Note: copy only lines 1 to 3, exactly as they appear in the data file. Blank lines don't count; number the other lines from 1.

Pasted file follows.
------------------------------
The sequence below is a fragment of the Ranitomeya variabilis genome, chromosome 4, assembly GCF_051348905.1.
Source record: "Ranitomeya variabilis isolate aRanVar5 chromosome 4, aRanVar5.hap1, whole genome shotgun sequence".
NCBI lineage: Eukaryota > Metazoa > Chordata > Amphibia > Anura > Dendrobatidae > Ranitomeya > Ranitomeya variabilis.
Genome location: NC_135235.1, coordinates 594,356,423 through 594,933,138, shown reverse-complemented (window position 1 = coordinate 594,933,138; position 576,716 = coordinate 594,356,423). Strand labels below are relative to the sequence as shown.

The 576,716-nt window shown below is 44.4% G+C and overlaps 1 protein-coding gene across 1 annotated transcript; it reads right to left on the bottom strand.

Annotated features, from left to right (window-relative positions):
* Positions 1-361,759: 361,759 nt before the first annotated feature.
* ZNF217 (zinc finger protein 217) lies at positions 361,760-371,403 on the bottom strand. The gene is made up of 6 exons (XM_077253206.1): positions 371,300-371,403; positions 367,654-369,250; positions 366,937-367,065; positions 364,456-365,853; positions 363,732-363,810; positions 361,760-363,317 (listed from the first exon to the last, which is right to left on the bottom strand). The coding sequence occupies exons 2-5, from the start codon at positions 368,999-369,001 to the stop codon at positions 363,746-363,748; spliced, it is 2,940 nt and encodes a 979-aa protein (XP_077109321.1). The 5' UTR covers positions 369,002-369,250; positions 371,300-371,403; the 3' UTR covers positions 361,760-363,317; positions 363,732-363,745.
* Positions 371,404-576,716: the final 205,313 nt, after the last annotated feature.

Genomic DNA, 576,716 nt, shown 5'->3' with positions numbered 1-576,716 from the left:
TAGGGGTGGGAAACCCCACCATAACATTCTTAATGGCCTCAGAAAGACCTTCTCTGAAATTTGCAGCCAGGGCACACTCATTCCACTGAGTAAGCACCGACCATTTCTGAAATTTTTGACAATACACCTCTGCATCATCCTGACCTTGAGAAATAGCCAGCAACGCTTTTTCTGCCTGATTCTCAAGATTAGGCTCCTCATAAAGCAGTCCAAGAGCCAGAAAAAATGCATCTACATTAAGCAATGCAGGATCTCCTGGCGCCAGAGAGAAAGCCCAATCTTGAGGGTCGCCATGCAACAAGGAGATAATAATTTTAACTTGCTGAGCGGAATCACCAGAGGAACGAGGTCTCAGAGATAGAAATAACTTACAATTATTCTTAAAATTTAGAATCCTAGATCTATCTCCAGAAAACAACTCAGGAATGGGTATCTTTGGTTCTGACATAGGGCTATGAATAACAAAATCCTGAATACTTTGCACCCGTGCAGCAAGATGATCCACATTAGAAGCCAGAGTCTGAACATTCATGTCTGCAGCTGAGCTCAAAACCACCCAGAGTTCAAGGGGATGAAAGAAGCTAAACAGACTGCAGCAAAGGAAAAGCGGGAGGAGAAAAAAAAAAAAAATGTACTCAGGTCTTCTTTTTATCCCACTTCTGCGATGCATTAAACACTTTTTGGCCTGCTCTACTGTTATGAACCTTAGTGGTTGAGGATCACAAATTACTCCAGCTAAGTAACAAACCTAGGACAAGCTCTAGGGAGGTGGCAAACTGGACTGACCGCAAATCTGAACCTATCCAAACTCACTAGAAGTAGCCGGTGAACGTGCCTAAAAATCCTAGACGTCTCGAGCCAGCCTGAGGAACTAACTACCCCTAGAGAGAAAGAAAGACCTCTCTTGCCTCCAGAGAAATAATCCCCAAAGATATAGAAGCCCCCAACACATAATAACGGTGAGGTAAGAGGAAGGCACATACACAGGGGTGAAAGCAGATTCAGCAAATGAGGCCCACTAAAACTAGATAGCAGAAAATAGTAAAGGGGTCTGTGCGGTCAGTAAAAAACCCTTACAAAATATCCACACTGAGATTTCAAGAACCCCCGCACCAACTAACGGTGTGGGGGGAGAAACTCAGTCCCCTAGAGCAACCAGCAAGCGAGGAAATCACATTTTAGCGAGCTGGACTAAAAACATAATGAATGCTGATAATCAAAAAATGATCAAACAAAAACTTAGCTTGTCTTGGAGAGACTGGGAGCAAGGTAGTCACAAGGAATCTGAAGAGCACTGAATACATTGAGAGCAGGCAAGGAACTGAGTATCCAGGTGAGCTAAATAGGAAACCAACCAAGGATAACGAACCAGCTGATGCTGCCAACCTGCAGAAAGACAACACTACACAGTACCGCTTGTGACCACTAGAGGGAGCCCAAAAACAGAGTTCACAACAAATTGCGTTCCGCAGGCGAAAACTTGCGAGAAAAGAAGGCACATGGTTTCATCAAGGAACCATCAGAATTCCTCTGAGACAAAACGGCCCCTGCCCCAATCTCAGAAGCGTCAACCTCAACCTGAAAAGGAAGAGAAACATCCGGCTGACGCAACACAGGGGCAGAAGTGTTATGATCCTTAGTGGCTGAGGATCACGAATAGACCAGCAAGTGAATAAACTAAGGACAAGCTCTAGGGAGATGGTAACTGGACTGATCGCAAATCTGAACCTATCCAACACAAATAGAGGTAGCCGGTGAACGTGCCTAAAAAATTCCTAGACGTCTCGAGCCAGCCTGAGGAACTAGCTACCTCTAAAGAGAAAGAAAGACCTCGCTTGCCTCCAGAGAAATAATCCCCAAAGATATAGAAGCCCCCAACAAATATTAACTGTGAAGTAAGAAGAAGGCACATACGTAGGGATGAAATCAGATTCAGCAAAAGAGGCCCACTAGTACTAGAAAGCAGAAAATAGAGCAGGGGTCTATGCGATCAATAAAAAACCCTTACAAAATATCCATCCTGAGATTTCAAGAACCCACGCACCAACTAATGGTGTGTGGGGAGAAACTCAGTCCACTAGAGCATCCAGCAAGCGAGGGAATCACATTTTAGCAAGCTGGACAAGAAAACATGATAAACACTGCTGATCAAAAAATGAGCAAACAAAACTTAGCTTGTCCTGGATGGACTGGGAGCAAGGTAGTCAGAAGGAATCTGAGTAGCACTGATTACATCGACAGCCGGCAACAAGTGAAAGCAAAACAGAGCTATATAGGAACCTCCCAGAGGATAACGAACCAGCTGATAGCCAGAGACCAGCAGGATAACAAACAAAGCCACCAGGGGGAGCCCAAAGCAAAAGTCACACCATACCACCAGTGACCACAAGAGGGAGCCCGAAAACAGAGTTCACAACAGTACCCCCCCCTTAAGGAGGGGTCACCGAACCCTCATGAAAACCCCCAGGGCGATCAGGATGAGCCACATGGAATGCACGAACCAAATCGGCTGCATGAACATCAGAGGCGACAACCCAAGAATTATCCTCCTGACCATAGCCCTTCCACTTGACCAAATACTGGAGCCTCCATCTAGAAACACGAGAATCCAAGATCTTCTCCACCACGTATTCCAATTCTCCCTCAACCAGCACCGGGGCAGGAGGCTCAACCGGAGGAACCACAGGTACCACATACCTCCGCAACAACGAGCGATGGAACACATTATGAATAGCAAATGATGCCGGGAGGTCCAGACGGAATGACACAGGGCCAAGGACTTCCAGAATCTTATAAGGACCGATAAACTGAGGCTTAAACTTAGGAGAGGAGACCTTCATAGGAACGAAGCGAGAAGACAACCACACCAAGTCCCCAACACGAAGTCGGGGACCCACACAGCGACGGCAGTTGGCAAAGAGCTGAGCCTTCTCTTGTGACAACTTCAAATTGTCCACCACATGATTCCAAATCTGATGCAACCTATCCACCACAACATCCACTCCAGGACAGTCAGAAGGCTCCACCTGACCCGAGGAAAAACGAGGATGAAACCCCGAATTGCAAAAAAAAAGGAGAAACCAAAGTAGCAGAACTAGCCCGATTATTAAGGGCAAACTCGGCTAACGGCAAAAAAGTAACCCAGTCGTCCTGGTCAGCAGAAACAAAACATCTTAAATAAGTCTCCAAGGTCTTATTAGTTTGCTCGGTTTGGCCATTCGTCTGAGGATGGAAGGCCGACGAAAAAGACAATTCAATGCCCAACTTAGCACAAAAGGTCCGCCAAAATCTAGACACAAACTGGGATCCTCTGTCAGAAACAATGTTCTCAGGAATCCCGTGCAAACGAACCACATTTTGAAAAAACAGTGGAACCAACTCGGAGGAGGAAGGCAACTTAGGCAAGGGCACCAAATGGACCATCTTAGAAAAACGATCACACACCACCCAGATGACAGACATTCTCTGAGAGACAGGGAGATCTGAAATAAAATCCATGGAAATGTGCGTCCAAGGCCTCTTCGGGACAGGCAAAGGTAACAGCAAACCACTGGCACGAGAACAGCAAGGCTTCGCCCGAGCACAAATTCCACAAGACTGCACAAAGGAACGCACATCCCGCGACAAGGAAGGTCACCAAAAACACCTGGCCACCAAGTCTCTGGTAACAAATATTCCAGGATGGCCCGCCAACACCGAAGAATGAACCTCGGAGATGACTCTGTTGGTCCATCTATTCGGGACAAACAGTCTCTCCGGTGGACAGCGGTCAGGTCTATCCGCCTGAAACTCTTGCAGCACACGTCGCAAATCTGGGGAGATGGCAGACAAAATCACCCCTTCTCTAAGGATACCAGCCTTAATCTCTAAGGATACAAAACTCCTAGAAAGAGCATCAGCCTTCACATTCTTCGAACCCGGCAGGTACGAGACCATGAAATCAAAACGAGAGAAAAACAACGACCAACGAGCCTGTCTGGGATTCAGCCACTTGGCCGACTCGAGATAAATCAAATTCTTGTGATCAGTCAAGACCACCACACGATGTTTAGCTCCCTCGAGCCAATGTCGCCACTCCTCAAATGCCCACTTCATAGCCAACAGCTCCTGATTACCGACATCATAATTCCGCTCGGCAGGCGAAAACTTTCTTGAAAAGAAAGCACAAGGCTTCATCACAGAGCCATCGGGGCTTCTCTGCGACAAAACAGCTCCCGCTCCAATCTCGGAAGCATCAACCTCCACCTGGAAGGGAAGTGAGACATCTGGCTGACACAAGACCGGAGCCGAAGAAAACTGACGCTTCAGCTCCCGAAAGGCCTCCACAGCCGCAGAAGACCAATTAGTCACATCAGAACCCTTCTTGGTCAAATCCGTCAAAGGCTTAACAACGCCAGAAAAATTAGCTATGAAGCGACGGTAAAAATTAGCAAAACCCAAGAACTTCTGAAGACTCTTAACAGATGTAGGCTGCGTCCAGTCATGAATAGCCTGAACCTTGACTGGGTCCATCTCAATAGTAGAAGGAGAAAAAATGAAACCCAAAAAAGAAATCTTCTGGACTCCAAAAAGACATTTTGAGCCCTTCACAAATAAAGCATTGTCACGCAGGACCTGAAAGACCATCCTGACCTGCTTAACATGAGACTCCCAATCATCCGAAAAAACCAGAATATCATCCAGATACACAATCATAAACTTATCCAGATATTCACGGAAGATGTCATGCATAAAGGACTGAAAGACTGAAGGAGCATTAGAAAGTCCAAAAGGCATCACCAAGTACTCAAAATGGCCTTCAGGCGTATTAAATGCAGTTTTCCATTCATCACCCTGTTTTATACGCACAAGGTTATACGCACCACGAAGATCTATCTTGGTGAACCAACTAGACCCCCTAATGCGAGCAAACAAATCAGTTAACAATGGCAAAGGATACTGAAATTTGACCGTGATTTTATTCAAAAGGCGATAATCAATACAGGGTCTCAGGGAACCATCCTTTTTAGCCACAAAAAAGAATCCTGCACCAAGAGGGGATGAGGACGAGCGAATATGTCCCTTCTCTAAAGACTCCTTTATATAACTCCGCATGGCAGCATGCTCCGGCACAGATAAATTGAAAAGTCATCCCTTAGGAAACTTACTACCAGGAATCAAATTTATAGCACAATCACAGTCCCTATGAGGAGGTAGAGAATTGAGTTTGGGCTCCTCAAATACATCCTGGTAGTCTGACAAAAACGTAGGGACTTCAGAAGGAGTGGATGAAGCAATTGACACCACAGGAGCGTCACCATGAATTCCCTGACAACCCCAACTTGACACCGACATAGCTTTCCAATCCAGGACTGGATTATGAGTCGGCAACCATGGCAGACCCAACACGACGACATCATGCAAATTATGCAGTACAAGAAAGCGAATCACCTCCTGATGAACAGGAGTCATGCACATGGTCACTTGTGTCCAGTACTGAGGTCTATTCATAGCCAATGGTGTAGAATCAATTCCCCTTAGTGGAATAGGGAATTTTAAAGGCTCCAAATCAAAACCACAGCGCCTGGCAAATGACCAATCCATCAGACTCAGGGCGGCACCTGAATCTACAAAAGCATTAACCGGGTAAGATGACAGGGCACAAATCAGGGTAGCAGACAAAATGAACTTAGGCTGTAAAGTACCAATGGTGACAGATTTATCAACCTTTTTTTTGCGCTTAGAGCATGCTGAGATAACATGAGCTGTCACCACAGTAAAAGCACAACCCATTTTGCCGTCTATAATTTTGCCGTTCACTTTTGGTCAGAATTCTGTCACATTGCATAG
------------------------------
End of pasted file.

The sequence below is a fragment of the Ranitomeya variabilis genome, chromosome 4, assembly GCF_051348905.1.
Source record: "Ranitomeya variabilis isolate aRanVar5 chromosome 4, aRanVar5.hap1, whole genome shotgun sequence".
NCBI lineage: Eukaryota > Metazoa > Chordata > Amphibia > Anura > Dendrobatidae > Ranitomeya > Ranitomeya variabilis.